Briefing — Exploring the Financial Feasibility of a Basic Health Program in California
This is archived content; for historical reference only.
About This Event
The Affordable Care Act (ACA) offers states the option to create a Basic Health Program (BHP) to provide coverage to legal residents with incomes up to 200% of the federal poverty level (FPL) who are ineligible for Medicaid. This population represents the first income group that would receive subsidies through the state’s Health Benefit Exchange, along with lawfully present immigrants with incomes up to 133% FPL. If the state were to create a BHP, enrollees would be ineligible to participate in the exchange.
The ACA requires BHP enrollees to receive the same essential benefits and the same or lower premiums and cost sharing that they would receive from an exchange plan. To finance it, states would receive 95% of the federal subsidies that enrollees would have received through the exchange. State BHPs would contract with managed care plans to deliver services. SB 703 would create a BHP in California, and the bill is now working its way through the Senate Appropriations Committee.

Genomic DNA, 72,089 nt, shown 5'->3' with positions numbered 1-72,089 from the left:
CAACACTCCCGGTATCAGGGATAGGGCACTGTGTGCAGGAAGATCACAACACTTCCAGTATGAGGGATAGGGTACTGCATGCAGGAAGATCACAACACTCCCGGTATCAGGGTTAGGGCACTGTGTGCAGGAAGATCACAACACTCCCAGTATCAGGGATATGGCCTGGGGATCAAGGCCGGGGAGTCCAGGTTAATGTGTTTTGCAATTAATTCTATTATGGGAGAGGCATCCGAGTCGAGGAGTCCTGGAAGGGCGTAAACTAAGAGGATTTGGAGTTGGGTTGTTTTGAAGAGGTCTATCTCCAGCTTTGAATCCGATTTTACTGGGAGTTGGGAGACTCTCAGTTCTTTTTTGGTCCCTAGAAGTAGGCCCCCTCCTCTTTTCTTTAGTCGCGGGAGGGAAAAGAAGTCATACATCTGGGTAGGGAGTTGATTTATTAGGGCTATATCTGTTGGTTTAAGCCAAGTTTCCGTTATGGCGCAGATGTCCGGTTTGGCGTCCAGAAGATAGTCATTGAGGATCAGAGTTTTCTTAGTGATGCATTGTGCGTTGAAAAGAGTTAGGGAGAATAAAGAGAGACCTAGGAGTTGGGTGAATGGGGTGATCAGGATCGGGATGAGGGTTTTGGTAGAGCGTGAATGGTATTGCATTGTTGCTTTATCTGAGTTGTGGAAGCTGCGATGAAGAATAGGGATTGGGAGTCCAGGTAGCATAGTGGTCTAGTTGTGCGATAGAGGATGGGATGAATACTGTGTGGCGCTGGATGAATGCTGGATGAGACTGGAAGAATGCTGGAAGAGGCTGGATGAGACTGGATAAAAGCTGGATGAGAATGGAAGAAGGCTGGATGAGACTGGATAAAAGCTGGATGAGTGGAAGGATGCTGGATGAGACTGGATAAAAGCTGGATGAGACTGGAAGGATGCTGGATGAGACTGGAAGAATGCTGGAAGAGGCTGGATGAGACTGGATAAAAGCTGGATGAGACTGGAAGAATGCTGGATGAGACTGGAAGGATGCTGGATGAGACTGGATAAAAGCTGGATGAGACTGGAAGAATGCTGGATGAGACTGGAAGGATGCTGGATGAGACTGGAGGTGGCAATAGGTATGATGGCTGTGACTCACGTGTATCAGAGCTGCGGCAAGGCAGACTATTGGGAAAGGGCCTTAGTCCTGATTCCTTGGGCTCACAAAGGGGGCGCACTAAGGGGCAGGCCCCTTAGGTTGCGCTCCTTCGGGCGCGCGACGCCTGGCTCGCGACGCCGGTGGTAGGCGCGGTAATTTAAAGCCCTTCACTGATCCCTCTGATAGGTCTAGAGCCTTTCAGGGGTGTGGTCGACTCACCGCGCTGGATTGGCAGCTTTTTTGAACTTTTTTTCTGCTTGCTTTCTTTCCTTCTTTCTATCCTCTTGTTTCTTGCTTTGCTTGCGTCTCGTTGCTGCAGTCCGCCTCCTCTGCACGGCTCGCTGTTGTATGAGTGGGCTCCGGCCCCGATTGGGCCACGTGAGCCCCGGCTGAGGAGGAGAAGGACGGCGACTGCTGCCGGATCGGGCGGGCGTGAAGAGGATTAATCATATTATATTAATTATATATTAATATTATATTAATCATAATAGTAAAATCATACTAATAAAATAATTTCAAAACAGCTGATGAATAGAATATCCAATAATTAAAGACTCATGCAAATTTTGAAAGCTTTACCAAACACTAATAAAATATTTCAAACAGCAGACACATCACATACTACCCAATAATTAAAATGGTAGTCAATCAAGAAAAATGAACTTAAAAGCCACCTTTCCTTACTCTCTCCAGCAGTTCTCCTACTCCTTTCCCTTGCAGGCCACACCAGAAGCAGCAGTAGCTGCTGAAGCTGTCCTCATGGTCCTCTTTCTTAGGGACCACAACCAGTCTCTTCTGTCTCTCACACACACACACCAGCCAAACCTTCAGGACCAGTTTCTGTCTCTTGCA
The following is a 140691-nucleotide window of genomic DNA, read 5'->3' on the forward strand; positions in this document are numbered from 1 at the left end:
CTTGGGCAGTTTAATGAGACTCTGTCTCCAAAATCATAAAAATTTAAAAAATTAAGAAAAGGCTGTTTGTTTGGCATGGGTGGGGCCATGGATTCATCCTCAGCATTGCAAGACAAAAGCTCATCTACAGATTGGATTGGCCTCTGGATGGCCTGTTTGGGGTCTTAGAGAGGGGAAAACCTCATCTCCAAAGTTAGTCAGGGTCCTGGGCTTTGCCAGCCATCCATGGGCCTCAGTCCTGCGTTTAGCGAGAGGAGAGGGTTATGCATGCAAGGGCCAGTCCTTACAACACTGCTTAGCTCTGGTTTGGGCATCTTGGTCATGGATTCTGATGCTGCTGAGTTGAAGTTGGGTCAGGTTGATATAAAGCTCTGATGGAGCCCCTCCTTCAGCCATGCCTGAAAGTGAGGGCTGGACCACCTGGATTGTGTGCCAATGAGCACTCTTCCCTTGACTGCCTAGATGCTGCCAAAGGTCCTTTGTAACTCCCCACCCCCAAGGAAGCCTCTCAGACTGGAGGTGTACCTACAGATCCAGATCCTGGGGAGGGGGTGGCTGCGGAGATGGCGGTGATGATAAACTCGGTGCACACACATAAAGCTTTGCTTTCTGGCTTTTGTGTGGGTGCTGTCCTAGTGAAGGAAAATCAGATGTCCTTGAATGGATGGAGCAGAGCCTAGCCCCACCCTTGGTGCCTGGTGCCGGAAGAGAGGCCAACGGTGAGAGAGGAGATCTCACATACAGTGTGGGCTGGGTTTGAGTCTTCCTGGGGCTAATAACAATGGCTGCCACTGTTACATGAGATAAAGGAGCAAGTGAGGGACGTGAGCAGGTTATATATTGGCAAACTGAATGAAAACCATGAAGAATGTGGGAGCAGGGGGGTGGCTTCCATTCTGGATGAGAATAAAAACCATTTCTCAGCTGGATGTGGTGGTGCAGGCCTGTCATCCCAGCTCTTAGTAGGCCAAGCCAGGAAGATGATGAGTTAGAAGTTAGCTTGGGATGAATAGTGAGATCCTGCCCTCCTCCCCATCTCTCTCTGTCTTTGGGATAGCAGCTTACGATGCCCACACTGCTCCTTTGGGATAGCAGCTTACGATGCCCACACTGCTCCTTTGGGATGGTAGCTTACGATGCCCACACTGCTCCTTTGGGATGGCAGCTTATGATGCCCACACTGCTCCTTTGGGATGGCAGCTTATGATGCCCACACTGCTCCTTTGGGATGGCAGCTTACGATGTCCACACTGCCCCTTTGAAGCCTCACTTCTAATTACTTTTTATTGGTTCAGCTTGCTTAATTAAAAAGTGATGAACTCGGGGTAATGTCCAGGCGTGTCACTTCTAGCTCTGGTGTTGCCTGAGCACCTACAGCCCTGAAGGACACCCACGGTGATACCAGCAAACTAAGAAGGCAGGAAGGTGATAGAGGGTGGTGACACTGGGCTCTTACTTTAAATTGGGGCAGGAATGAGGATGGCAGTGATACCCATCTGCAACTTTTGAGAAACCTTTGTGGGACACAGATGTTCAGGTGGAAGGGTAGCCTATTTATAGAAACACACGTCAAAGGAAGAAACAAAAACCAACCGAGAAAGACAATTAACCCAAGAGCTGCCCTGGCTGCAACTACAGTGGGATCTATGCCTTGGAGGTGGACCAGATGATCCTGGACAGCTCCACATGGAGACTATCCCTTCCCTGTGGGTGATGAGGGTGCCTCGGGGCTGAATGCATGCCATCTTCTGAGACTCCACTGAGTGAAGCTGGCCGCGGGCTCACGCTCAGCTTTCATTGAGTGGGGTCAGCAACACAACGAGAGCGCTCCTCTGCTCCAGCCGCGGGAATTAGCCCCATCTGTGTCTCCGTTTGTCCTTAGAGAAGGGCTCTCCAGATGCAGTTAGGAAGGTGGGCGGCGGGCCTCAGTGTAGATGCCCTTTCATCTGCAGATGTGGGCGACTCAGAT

CHCF hosted a Sacramento briefing to answer fundamental questions about the financial feasibility of a BHP in California. The briefing, cosponsored with the Senate Health Committee, covered preliminary findings from a CHCF-commissioned Mercer actuarial model that estimates the affordability of a California BHP under several scenarios.
The presenters were:
- Charles Bacchi, executive vice president, California Association of Health Plans
- Richard Curtis, president, Institute for Health Policy Solutions
- Len Finocchio, senior program officer, California Health Care Foundation
- Senator Ed Hernandez, chair, Senate Health Committee
- Elizabeth Landsberg, legislative advocate, Western Center on Law & Poverty
- Branch McNeal, principal, Mercer
- John Ramey, executive director, Local Health Plans of California
A video of the presentation, and the slides, are available below.